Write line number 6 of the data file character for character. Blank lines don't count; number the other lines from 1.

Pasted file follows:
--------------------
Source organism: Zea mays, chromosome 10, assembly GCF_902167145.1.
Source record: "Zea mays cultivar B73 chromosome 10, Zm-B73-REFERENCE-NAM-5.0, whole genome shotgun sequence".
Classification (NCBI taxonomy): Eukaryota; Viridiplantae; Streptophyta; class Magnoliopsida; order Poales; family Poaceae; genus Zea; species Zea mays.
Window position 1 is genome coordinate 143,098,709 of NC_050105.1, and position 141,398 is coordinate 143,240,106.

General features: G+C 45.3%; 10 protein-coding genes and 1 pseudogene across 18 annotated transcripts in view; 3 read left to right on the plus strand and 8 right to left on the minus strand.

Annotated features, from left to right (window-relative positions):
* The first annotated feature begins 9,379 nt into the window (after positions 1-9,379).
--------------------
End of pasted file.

Annotated features, from left to right (window-relative positions):